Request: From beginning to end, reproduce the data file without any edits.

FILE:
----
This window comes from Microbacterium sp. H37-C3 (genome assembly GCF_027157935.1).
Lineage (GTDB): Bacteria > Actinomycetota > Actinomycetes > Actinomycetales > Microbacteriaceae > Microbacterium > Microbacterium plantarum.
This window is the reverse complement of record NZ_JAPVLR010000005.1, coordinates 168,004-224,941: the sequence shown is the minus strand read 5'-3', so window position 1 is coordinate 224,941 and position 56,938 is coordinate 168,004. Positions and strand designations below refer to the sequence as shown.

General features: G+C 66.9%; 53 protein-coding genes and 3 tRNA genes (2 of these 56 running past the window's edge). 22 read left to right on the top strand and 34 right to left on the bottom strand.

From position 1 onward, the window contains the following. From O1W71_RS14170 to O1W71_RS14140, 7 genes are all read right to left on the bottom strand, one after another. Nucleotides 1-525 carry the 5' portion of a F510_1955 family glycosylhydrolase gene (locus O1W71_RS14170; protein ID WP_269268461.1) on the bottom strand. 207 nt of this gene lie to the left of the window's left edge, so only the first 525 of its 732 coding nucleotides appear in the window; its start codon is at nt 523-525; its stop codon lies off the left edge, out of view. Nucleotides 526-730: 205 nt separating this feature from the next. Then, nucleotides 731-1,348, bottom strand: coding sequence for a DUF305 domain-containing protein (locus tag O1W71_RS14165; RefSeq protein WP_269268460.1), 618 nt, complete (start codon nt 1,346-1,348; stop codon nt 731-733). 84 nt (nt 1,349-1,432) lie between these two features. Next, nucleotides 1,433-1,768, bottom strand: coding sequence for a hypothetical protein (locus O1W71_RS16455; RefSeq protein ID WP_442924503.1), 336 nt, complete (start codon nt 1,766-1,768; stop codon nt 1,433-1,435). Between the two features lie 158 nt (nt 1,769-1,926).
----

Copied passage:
This window comes from Microbacterium sp. H37-C3 (genome assembly GCF_027157935.1).
Lineage (GTDB): Bacteria > Actinomycetota > Actinomycetes > Actinomycetales > Microbacteriaceae > Microbacterium > Microbacterium plantarum.
This window is the reverse complement of record NZ_JAPVLR010000005.1, coordinates 168,004-224,941: the sequence shown is the minus strand read 5'-3', so window position 1 is coordinate 224,941 and position 56,938 is coordinate 168,004. Positions and strand designations below refer to the sequence as shown.

General features: G+C 66.9%; 53 protein-coding genes and 3 tRNA genes (2 of these 56 running past the window's edge). 22 read left to right on the top strand and 34 right to left on the bottom strand.

From position 1 onward, the window contains the following. From O1W71_RS14170 to O1W71_RS14140, 7 genes are all read right to left on the bottom strand, one after another. Nucleotides 1-525 carry the 5' portion of a F510_1955 family glycosylhydrolase gene (locus O1W71_RS14170; protein ID WP_269268461.1) on the bottom strand. 207 nt of this gene lie to the left of the window's left edge, so only the first 525 of its 732 coding nucleotides appear in the window; its start codon is at nt 523-525; its stop codon lies off the left edge, out of view. Nucleotides 526-730: 205 nt separating this feature from the next. Then, nucleotides 731-1,348, bottom strand: coding sequence for a DUF305 domain-containing protein (locus tag O1W71_RS14165; RefSeq protein WP_269268460.1), 618 nt, complete (start codon nt 1,346-1,348; stop codon nt 731-733). 84 nt (nt 1,349-1,432) lie between these two features. Next, nucleotides 1,433-1,768, bottom strand: coding sequence for a hypothetical protein (locus O1W71_RS16455; RefSeq protein ID WP_442924503.1), 336 nt, complete (start codon nt 1,766-1,768; stop codon nt 1,433-1,435). Between the two features lie 158 nt (nt 1,769-1,926).